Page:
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Fergus Finlay (Irish Examiner, Opinion, July 7) argues that Fianna Fail tried to buy elections in the last decade and said that cautious advice was dismissed as being “the views of ‘left wing pinkos’”.
But Mr Finlay, and his Labour Party, did not offer cautious advice on spending and tax cutting during the last decade.
Labour’s 2007 manifesto opened with the lines: “Economic growth and prosperity have changed the face of our country. The prosperity dreamt of by the founders of the Irish state has been achieved. Ireland now is a far more open and tolerant society”. It went on to promise all forms of new spending, while the party leader, Pat Rabbitte, had given a commitment to cut the standard rate of tax to 18%. It is of little consolation now, but the Fianna Fail manifesto for that election was the most fiscally conservative of all the parties.
While Brian Cowen and Charlie McCreevy made mistakes (and I am not seeking to minimise the impact of unsustainable economic policies), opposition criticism of their approach during the boom years was not “cautious advice”. Rather, Fianna Fail were told that they were not spending enough.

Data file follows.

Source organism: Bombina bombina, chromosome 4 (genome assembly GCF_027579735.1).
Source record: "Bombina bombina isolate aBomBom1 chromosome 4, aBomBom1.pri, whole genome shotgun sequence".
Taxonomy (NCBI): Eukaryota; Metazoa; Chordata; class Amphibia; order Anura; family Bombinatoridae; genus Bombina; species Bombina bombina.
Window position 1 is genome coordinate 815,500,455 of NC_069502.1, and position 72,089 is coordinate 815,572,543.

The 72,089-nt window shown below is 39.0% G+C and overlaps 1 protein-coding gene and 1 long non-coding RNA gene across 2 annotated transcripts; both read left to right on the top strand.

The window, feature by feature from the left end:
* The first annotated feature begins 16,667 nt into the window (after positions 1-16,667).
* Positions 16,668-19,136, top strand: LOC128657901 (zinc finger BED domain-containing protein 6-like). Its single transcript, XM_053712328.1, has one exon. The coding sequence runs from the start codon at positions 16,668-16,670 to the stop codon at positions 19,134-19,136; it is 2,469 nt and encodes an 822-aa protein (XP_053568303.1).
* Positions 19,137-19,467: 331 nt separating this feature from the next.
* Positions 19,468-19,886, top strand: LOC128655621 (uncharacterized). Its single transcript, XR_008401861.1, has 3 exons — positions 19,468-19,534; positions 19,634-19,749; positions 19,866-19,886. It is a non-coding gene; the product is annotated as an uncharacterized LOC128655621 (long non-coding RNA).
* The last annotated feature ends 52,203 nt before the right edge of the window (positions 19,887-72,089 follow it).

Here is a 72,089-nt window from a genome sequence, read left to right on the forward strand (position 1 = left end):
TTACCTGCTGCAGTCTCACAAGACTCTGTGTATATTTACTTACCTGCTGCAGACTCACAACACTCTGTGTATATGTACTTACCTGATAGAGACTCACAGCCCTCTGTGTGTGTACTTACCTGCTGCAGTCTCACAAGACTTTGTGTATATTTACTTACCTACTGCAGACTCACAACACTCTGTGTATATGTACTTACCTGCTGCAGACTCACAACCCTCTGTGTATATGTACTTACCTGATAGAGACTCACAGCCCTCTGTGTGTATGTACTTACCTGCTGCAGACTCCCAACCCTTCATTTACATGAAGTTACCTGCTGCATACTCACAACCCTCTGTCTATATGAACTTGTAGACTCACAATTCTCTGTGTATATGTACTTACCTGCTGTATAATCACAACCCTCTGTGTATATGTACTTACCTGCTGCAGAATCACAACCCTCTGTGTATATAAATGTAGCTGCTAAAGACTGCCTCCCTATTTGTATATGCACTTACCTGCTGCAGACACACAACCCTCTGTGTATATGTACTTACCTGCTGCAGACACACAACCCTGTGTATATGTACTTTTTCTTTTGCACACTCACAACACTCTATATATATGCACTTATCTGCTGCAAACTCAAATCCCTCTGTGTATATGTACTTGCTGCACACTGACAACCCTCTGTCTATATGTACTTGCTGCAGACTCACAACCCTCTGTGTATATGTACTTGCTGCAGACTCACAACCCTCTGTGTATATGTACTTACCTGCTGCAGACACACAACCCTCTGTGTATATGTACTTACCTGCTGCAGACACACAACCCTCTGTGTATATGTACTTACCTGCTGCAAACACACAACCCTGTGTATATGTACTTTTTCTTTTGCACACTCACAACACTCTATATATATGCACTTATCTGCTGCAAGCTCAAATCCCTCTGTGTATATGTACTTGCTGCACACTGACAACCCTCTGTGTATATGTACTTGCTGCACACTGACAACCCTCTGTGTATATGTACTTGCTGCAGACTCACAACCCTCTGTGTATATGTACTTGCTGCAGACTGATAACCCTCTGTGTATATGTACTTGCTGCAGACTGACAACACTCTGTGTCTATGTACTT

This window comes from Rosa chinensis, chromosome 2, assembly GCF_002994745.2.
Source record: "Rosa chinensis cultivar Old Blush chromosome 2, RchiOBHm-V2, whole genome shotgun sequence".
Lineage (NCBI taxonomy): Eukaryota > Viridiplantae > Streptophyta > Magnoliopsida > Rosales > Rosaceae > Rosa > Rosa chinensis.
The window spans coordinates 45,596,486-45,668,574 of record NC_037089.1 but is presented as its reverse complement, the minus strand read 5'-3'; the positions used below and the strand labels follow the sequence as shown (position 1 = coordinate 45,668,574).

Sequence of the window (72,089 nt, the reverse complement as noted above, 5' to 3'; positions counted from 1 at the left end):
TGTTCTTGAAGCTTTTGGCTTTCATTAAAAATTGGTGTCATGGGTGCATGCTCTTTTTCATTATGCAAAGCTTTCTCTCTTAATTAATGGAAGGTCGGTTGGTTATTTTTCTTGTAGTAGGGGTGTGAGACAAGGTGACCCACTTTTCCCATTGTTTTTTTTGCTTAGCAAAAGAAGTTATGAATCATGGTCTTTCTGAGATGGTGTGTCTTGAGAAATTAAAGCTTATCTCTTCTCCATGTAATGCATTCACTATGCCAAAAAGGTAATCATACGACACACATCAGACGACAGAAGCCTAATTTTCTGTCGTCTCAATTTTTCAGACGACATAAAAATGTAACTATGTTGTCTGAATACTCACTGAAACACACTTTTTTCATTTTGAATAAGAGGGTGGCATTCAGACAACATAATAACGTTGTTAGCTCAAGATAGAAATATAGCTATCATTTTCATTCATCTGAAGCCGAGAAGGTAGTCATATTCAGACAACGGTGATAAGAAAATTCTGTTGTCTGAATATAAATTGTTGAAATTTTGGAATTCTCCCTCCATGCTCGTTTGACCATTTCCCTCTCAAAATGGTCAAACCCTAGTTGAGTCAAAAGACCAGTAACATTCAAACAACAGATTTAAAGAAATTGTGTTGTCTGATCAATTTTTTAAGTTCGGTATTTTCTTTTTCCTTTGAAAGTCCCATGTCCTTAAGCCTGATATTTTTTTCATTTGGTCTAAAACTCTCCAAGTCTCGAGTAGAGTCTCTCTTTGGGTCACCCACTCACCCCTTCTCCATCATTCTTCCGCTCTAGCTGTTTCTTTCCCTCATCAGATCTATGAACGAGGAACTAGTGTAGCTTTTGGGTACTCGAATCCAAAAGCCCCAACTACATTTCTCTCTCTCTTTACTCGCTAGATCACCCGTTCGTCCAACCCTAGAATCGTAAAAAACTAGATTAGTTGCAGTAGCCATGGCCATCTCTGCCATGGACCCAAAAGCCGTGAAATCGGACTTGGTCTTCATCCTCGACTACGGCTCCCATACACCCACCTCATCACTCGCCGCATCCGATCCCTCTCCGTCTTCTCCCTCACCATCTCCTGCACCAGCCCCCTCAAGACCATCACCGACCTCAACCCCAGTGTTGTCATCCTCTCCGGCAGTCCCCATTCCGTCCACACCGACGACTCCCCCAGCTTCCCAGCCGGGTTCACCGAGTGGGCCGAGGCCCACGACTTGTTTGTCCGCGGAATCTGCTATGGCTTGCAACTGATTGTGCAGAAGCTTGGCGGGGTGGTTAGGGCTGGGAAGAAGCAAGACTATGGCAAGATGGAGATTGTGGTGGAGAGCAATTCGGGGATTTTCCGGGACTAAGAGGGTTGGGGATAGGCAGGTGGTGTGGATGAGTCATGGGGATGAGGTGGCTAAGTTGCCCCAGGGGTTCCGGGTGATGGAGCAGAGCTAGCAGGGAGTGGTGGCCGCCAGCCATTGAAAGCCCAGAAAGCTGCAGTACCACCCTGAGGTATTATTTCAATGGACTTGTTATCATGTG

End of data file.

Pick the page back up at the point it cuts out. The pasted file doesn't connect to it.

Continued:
My argument, though, is not a focus on the party political, but on how our politics operate. We need to ask the parties and candidates who make significant spending commitments how they can fund such actions.
If we want better services, we have to pay for them; if we want to cut taxes or charges, how can we fund it? It will be a more honest political debate, but I fear a less popular one.
Cllr. Malcolm Byrne (FF)
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